Letter to the editor: School board ignoring district building maintenance

Posted

There are some hard realities that our school district needs to face. Consider that we currently have 43 fewer custodians than what is recommended by the state. You already know of the critical bus driver shortage. All along the line on the support side of the house you see chronic failure to address these shortages. Some of it has to do with the toxic work environments maintained by some of the senior administrators and some of it is the non-competitive salary structure in the district. Both of these combined have decimated the ranks of the people that maintain and repair our facilities.

I used the term “decimate” purposely. In the Roman Legion decimation was the practice of punishing a large group of soldiers by dividing them into groups of 10. Then each group would draw lots where one in every 10 soldiers would be executed by the other nine. When you look back at what has been endured by our support staff over the last decade, then you understand that decimation is the only logical term to be used.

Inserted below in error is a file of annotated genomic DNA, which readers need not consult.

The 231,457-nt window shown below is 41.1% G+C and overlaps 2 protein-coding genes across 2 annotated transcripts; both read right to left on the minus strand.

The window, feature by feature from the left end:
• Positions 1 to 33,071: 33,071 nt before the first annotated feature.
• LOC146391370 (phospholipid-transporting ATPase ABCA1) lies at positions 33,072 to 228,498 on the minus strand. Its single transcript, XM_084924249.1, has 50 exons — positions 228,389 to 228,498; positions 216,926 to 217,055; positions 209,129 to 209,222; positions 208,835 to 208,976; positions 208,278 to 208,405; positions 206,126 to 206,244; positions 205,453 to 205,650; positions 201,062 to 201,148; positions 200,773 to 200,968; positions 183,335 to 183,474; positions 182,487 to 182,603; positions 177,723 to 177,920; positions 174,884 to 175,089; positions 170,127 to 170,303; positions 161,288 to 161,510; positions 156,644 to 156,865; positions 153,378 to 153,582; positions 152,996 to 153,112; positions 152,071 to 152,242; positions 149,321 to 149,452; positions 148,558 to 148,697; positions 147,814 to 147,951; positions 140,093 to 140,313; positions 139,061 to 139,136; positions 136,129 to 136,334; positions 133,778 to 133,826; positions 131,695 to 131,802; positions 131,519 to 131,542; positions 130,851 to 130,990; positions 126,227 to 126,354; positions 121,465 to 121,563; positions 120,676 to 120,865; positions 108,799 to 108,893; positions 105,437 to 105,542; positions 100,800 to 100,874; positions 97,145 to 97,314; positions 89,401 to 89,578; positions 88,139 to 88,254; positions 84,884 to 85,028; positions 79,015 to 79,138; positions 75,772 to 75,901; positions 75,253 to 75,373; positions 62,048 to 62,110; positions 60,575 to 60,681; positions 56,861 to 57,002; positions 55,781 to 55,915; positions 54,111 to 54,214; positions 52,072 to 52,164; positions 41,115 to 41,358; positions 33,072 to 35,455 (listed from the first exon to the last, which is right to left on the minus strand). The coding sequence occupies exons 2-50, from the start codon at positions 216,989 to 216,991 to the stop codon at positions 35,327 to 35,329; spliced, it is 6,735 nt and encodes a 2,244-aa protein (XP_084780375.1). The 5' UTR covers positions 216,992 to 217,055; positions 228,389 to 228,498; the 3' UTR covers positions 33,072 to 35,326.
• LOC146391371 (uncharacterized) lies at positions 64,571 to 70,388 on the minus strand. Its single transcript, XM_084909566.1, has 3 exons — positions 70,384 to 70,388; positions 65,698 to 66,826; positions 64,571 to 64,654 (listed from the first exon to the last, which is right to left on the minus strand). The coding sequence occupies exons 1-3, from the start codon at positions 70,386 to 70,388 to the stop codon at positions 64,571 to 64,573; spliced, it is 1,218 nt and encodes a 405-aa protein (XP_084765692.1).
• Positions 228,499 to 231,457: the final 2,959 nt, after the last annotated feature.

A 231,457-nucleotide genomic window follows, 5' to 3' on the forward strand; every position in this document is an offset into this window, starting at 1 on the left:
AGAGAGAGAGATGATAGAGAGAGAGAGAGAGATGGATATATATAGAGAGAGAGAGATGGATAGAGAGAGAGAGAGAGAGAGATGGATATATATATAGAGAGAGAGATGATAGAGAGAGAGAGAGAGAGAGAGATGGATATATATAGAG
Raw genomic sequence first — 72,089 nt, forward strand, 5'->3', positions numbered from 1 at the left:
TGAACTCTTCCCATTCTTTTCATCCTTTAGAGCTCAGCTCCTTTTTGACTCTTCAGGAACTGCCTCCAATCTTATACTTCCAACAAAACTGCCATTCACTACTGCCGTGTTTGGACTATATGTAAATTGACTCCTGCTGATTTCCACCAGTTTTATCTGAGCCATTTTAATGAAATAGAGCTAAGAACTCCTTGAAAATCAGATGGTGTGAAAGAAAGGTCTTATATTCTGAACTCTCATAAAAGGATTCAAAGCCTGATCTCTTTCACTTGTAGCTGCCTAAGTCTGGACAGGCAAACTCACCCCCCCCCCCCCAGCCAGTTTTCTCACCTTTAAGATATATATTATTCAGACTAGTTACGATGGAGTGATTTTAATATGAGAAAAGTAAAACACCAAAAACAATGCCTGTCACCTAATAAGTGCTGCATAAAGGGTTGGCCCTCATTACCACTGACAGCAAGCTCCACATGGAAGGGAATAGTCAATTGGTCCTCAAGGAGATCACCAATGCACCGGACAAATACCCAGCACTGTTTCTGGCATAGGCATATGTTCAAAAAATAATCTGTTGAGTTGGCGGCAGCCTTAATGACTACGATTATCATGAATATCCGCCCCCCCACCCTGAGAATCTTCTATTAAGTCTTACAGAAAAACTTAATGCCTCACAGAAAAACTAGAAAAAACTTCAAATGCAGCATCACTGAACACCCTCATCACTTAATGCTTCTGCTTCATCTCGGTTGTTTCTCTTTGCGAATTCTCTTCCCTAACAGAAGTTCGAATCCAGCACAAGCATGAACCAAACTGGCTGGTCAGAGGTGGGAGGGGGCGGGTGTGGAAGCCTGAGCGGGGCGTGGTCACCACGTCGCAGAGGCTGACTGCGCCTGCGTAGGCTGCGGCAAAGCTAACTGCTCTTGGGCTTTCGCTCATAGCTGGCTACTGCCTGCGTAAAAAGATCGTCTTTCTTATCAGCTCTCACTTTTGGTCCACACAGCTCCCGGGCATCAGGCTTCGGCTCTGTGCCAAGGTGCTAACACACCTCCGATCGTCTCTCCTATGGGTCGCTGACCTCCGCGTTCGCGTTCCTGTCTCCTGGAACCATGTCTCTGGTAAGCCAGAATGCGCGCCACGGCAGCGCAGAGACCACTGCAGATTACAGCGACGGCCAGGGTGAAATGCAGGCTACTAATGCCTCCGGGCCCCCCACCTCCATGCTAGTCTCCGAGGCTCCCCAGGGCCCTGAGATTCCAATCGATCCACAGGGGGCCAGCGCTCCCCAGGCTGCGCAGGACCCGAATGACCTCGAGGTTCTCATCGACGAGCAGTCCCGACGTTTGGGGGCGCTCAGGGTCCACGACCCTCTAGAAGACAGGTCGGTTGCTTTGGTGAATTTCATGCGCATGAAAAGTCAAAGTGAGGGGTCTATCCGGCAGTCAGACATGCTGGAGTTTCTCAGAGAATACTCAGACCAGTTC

We are at a critical point in Clay County. Two years back I fought for making the superintendent an appointed position versus an elected position. My reasoning was simple, the Clay County School District has grown too large to be effectively managed by someone who’s primary qualification is winning a popularity contest. Clay County Schools are the single largest employer in the county and our school board members need to approach it as a corporation and not just a local PTA on steroids.

For years, I have pointed out the brick wall the district has been headed for. For years, our school board has exacerbated the problem by implementing the misguided thinking that all they had to do was spend more money in the classroom. They never considered that they actually needed to spend money on the classroom as well.

We need to focus our efforts on rebuilding the personnel and programs that maintain our facilities. We as citizens need to scream and shout at our elected officials every time they try to nickel and dime a facilities maintenance program. One thing I learned as the leading Fire Control Technician onboard the Cutter Mohawk is that it is always more expensive to repair than to maintain. It is time for us to impart this lesson to our school board. It is time that we rebuild our capacity to maintain our facilities and to adequately cover the services outside the classroom that lead to a better learning environment for our children inside the classroom.

Keith Nichols

Lake Asbury

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